Can Tequila Only be Made in Mexico?
Tequila is synonymous with its home country of Mexico, where it was first invented and distilled during the 17th century in the town of Tequila, Jalisco. What might be more surprising is that Mexico is actually the only country where true tequila can be produced.
If you’ve ever wondered why even your favorite American celebrity-owned tequila is made in Mexico, here’s a quick rundown explaining why, along with a few recommendations for exploring Mexico’s lesser-known tequila-producing regions.
Why isn’t Tequila Made Outside of Mexico?
Tequila’s regional ties were cemented in law in 1974 with the founding of the Tequila Regulatory Council (CRT).
A private, non-profit organization with accreditation from the Mexican government, the CRT has ruled that tequila must be made from 100% blue agave (as opposed to mezcal, which can be made from any agave), and it must be made in one of five authorized Mexican states: Jalisco, Michoacán, Guanajuato, Tamaulipas or Nayarit.
If you’ve ever wondered what the “NOM” label on your tequila bottle signifies, it actually stands for Norma Oficial Mexico. A bottle’s NOM number corresponds with a CRT-approved distillery, each of which can distill dozens of different brands of tequila.
Isn’t Most Tequila Made in Jalisco?
The vast majority of tequila is produced in the state of Jalisco, where the sprawling lowlands of El Valle and the arid highlands of Los Altos create the perfect growing conditions for blue agave.
Given that Jalisco is home to the eponymous town of Tequila, it makes sense that this legacy has maintained itself over the years. However, Jalisco’s iconic status tends to overshadow those other states approved for production by the CRT – Michoacán, Guanajuato, Tamaulipas and Nayarit.
Tequilas Worth Tasting From Across Mexico
While aficionados are quick to pick apart the differences in flavor between a tequila produced in the lowlands versus the highlands of Jalisco, the distinct differences in flavor between Mexico’s four other tequila-producing states are less discussed.
Here is a brief tour of recommendations through Mexico’s best tequila states – other than Jalisco.
From Michoacán – Hacienda Sahuayo Blanco
Harvested from the coast of Michoacán, the blue agave used in Hacienda Sahuayo Blanco gives it a uniquely astringent briny finish. Through the light flavor of sea salt you’ll also find an earthy mix of jalapeño, anise, black pepper and baked agave.
Highly rated within Mexico but rarely known in the United States, this isn’t a bottle you can often find on liquor store shelves, but one which can easily be bought online for under $30. At its price point, Hacienda Sahuayo has one of the best blancos you can buy.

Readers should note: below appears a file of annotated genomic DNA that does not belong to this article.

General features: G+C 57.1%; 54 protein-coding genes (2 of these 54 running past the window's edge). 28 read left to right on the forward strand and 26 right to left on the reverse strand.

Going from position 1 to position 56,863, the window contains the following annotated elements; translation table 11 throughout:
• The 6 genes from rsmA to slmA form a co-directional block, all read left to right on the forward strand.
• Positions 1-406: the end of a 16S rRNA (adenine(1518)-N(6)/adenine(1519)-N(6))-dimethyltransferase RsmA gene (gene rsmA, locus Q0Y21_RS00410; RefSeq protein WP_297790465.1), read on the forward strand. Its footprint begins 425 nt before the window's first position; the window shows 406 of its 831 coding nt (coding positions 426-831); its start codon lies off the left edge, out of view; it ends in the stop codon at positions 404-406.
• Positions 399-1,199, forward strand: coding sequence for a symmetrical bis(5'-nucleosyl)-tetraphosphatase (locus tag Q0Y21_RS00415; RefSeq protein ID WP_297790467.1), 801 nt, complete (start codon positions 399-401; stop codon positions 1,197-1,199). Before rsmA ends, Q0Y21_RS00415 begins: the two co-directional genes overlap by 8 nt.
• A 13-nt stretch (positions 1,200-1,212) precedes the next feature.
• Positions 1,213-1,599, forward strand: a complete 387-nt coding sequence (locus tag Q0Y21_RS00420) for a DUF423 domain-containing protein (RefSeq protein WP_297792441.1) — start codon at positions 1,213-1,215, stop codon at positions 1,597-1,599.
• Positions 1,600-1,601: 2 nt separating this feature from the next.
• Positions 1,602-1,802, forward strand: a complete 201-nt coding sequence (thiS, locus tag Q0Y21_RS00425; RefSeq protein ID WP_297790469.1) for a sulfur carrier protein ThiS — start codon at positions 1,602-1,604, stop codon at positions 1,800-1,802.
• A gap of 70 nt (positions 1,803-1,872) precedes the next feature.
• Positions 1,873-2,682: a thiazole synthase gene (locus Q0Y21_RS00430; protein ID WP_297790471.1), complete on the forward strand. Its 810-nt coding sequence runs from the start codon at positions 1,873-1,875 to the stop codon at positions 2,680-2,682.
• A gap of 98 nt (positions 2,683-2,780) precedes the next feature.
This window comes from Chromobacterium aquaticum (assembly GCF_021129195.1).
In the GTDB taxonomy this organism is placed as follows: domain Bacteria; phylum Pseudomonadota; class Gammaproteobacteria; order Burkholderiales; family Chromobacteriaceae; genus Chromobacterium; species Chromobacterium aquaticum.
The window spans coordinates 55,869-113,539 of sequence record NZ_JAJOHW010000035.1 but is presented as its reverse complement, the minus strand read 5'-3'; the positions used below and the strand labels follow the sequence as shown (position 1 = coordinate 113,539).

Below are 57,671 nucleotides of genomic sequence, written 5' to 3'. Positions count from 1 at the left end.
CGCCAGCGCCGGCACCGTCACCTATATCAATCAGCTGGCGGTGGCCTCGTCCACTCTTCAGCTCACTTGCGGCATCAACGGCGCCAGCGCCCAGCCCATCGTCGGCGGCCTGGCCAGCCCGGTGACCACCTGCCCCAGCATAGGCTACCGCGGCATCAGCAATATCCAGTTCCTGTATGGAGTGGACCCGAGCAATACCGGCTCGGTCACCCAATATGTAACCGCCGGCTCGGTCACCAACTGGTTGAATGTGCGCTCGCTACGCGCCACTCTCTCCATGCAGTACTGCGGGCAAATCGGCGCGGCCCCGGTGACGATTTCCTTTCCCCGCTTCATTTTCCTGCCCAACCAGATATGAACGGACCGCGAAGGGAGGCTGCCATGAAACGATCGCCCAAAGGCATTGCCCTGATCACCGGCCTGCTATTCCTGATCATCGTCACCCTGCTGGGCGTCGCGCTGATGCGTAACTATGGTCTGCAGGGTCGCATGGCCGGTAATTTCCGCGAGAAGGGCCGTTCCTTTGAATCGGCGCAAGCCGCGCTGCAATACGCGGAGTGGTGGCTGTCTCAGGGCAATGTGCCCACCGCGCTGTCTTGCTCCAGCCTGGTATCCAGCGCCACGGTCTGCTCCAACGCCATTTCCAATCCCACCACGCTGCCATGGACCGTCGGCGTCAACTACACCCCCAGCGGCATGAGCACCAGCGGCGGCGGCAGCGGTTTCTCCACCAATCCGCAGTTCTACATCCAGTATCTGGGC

Find Hacienda Sahuayo Blanco at Del Mesa Liquor
From Guanajuato – Tequila Corralejo Añejo
Tequila Corralejo is one of the very few tequilas made outside of Jalisco with true international recognition. Its historic distillery Colonial Hacienda Corralejo was first erected in 1775, making it one of the oldest commercially-produced tequilas in the world.
Their Añejo, which combines oaky barreling flavor with robust notes of citrus, smoke and cherry, makes it onto this list in part because of its relatively modest $54 price-tag – an exception within the often uber-expensive market of aged tequilas.
Find Tequila Corralejo Añejo at Total Wine
From Tamaulipas – Chinaco Blanco
Chinaco is the only brand of tequila produced in Tamaulipas. What’s more, its distillery was founded in 1972, and its founder single handedly fought to include Tamaulipas as a recognized tequila producer when the CRT was created only two years later.
That being said, Chinaco Blanco doesn’t make it onto this list out of obligation. Balancing a strong herby agave overtone with sweeter flecks of apple, pear and flowers, Chinaco Blanco has a little for everyone. Smooth enough for mixed cocktails but complex enough to sip on its own, a bottle of Chinaco Blanco will cost $42.
Find Chinaco Blanco near you.
From Nayarit – Aman Tequila Blanco
Nayarit is the only tequila-producing state without a distillery. AMAN Tequila’s founder Gerardo Madrigal, a Mathematics professor at East Los Angeles College whose family has been harvesting agave in Nayarit for generations, is aiming to build the state’s first distillery of its own.
Within this modern black and gold bottle you’ll find a remarkably sweet blanco exploding with flavors of fresh fruit, vanilla and cake batter. For $50, this isn’t the cheapest tequila blanco out there, but it’s one which bears bold flavors on its sleeve and proudly represents its region of origin.
Find Aman Tequila Blanco near you.